Don’t get me wrong. I truly enjoyed building the Lego Friends Café© with my 6 year old daughter this Christmas. It was a quality hour-plus of child parent bonding and building, including a stretch of time I spent alone cursing the microscopic plastic cutlery while she ate lunch. When we finished, the family adored our creation, and my daughter played with it pretending to be the waitress. And when her younger sister joined in, she moved up to the café owner, and the younger one became the waitress.
|Lego Friends Cafe - note the missing front railing and the|
paultry amount of flowers in the window box.
Then, of course, our 2 year-old decided to do his Godzilla impersonation. Lego people screaming. Café parts everywhere. Total construction/play/destruction time: two and a half hours. Eventually, we cleaned up and put all the Café pieces back in the general population Lego bin, a collection we’ve been growing for a few years.
The next day my daughter wanted to build it again. And we tried. Unfortunately, I couldn’t find some of the pieces. I know they’re in there, somewhere. Still, it was only a few days since we got the Lego Friends Café package set from Santa. And parts have already escaped. A year from now, I’m sure the Café will have gone the way of the Lego Cottage we got a few years ago, never to be built again due to specific missing pieces and lost directions.
And these cafes and cottages are the easy ones. The Lego aisle at the local toy store has a whole host of ridiculously engineered, pre-fab Lego fun – many of these sets mysteriously packaged in pinks or blues. There’s the Lego Star Wars, the Lego Ninjago, the Lego Harry Potter, the Lego City series, more Lego Friends … it goes on and on. And all have intricate specific pieces designed to serve only a single Lego purpose. But what happens to the Hogwarts castle after it’s built. Do you display it somewhere? Hopefully, some place out of reach of the children.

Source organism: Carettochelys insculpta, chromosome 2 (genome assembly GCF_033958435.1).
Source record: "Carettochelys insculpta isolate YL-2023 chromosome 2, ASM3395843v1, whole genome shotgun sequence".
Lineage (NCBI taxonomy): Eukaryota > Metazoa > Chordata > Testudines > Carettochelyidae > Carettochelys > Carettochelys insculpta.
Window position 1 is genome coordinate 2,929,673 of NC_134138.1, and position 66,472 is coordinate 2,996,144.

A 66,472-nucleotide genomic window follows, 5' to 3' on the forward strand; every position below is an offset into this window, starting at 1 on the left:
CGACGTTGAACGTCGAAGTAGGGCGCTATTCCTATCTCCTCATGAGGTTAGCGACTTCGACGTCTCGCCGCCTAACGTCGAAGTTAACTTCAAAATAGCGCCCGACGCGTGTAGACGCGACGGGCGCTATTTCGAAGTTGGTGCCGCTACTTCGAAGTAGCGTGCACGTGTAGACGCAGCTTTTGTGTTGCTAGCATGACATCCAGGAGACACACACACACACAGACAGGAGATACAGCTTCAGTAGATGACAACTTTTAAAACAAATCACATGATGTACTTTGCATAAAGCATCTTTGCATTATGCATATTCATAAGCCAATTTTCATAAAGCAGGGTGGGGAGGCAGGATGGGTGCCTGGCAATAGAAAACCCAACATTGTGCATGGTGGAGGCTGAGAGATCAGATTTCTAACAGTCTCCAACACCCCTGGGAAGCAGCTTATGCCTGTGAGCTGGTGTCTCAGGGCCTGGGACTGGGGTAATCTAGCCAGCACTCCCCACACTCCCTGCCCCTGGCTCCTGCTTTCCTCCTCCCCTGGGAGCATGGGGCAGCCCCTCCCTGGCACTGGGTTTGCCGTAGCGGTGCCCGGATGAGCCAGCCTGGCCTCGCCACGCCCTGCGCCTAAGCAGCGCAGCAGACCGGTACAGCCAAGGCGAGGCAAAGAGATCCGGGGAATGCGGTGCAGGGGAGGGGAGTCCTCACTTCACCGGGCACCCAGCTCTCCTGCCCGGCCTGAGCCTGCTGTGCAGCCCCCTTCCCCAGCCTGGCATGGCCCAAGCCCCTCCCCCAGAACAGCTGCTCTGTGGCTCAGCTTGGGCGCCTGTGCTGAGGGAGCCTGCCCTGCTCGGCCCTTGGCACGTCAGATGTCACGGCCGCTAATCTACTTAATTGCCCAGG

When did Legos become like this? And what happened to the old Legos? Remember them? Back then, we used random blocks to build random structures. We didn’t care that the house we built didn’t have a flower box, or shutters, or shingles even. It was a house we imagined and we created. And we certainly didn’t care that the Lego people we built didn’t have utensils.
Now, most Legos are just disassembled toy models. Really disassembled. And once painstakingly put together, you can’t play with them, because if you do they will break and you will lose a critical piece.
Well, this year, I saw all this coming. I had an inclination Santa was going to get our kids a well-engineered Lego set with great specificity and limited future creative worth. So I also found and bought the kids a pack of 650 regular old Lego pieces, called the Lego Creative Building Kit. It has lots of colors and shapes, with a few wheels and a handful funky pieces, but all are versatile and none have any specific, pre-ordained Lego fate.
|Ahh. That's more like it. Lego animals created, then caged.|
All the kids have played with the plain old Legos far more than the Friends Café set. And it cost about a third as much.
I’m sure the people at Legos will keep engineering, awesomely complex new designs. And we will keep buying them. But at least, after each is built and destroyed never to be constructed again, we will have some regular, old-school Legos to fill the void.